United States District Court, E.D. Louisiana
FINDINGS OF FACT AND CONCLUSIONS OF LAW
E. FALLON UNITED STATES DISTRICT JUDGE
case involves a claim brought under the Hague Convention on
the Civil Aspects of International Child Abduction. Soonhee
Kim (“Petitioner” or “Mother”) is the
mother of L.J.F. (born in 2007) and A.J.F. (born in 2009)
(the “children”). She petitions this Court to
return her two children to Thailand, asserting that on or
before August 13, 2017, Kamau Bakari Ferdinand
(“Respondent” or “Father”), the
children's father, wrongfully retained them in Louisiana
where they now remain.
the Court is Petitioner's Verified Complaint for Return
of Children to Thailand. This matter was tried before the
Court, sitting without a jury, on February 1, 2018. The
purpose of this trial was not to determine the children's
parental custody, but rather to identify the children's
habitual residence: Thailand or the United States. Having
considered the evidence admitted at trial and the arguments
of counsel, the Court hereby issues its Findings of Fact and
Conclusions of Law pursuant to Rule 52 of the Federal Rules
of Civil Procedure. To the extent that any finding of fact
may be construed as a conclusion of law, the Court hereby
adopts it as such, and to the extent that any conclusion of
law constitutes a finding of fact, the Court adopts it as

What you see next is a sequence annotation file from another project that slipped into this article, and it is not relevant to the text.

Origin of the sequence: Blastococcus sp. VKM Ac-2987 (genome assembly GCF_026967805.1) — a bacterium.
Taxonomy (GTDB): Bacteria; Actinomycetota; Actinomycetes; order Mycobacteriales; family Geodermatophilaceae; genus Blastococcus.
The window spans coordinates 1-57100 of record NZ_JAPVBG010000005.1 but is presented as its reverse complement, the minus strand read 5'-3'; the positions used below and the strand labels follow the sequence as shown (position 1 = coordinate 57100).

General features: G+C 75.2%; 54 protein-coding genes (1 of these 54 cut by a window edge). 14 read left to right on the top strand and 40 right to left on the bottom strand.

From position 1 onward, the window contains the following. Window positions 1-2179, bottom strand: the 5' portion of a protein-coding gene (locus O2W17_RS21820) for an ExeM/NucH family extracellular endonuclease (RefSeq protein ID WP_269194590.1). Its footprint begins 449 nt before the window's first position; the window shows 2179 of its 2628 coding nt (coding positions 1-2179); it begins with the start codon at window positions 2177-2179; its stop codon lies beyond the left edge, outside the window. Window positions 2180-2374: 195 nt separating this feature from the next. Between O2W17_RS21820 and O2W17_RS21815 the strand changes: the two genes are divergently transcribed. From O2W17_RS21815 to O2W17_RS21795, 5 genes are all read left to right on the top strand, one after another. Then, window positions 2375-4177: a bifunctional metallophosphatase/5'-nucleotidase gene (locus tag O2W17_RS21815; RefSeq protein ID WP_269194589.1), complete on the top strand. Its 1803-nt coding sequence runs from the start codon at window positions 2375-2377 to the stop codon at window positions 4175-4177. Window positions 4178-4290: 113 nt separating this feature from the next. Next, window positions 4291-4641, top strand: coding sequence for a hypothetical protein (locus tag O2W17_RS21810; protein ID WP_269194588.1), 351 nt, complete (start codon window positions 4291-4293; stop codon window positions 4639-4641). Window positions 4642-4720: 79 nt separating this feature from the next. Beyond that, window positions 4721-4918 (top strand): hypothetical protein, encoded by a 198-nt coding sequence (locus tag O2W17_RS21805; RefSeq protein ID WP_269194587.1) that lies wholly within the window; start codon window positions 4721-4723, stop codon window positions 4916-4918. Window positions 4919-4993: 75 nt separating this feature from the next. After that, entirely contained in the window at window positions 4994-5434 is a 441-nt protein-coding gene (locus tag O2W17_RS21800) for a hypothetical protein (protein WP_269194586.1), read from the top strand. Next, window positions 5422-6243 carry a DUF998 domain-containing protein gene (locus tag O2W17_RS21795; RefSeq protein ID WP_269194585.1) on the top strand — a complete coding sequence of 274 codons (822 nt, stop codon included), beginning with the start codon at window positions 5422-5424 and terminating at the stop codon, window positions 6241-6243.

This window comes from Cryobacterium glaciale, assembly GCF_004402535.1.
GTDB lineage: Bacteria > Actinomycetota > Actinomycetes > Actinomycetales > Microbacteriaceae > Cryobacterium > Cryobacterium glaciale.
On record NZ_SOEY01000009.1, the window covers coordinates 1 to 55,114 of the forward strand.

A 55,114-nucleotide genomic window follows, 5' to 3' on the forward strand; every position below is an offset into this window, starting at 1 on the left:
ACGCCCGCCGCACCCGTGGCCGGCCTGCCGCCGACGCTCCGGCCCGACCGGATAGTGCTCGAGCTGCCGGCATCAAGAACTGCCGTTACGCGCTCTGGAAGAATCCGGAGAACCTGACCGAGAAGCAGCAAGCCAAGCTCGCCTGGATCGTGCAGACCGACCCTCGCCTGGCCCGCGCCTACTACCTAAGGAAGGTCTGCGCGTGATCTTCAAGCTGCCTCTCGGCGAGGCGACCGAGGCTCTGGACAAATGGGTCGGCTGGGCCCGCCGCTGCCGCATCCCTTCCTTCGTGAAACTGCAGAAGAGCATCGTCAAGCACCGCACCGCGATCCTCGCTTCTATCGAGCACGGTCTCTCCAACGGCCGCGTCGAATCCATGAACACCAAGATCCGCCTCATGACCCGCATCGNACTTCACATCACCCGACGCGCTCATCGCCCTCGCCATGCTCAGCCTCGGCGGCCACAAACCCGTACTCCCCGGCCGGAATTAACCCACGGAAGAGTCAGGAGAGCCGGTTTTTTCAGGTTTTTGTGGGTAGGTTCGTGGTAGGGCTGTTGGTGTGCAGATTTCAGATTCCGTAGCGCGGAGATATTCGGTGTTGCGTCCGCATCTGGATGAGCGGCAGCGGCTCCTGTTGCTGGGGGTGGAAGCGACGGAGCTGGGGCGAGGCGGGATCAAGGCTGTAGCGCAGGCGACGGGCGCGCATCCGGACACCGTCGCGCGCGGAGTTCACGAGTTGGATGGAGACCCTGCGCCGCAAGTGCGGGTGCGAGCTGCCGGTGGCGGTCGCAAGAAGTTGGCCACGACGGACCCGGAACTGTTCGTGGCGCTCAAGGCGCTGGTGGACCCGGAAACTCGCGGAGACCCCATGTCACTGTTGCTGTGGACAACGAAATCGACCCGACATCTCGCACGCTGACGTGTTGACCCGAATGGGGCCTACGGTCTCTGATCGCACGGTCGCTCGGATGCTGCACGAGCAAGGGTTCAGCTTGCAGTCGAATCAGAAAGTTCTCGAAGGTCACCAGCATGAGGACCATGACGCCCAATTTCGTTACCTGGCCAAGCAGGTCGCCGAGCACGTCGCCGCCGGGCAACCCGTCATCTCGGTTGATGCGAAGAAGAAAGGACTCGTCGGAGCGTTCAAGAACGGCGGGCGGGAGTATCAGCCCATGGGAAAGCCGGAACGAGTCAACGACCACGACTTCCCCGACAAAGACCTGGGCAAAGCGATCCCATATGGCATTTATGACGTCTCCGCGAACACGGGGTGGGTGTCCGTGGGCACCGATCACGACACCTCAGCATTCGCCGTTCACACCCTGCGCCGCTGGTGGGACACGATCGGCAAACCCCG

Court has subject matter jurisdiction pursuant to 28 U.S.C.
§ 1331, as this matter arises under the Hague Convention
(“Convention”) and International Child Abduction
Remedies Act (“ICARA”), 42 U.S.C. § 11601,
et seq., the implementing legislation. Venue is
proper because the Court “is authorized to exercise its
jurisdiction in the place where the child[ren] [are] located
at the time the petition is filed, ” which was within
the jurisdiction of the United States District Court for the
Eastern District of Louisiana. See 42 U.S.C. §
August 22, 2017, the Mother submitted applications-for L.J.F.
and A.J.F.-to the Thai Central Authority under the Hague
Convention on the Civil Aspects of International Child
Abduction for the return of her children from the United
States to Thailand. See Pet'r Ex. 14.
December 9, 2017, Petitioner filed the instant complaint
before the Court. Petitioner requests the Court to order
Respondent to return the children to Thailand and to pay
Petitioner's legal fees and necessary expenses in
pursuing this action.
December 12, 2017, at the Court's direction, the United
States Marshal served Respondent with Petitioner's
complaint. The Court scheduled a show cause hearing for
December 19, 2017. At the show cause hearing, the parties
agreed on a trial date of January 26, 2018.
January 22, 2018, after Petitioner made several motions
in limine and after inclement weather in New Orleans
that had shut down most of the city, Respondent filed a
motion to continue trial so counsel can have additional time
to prepare. The Court granted Respondent's motion and
continued trial to February 1, 2018. On the same date, the
Court also denied Petitioner's motion to preclude a
clinical psychologist from testifying as an expert and
treating physician, but reserved Petitioner's right to
call a rebuttal expert witness.
January 26, 2018, the Court conducted a hearing by telephone
regarding Petitioner's motion in limine to
exclude video recordings of the Mother and children. The
Court granted in part and denied in part Petitioner's
motion, holding that the portion of the recordings containing
the Mother's statements is admissible under Federal Rule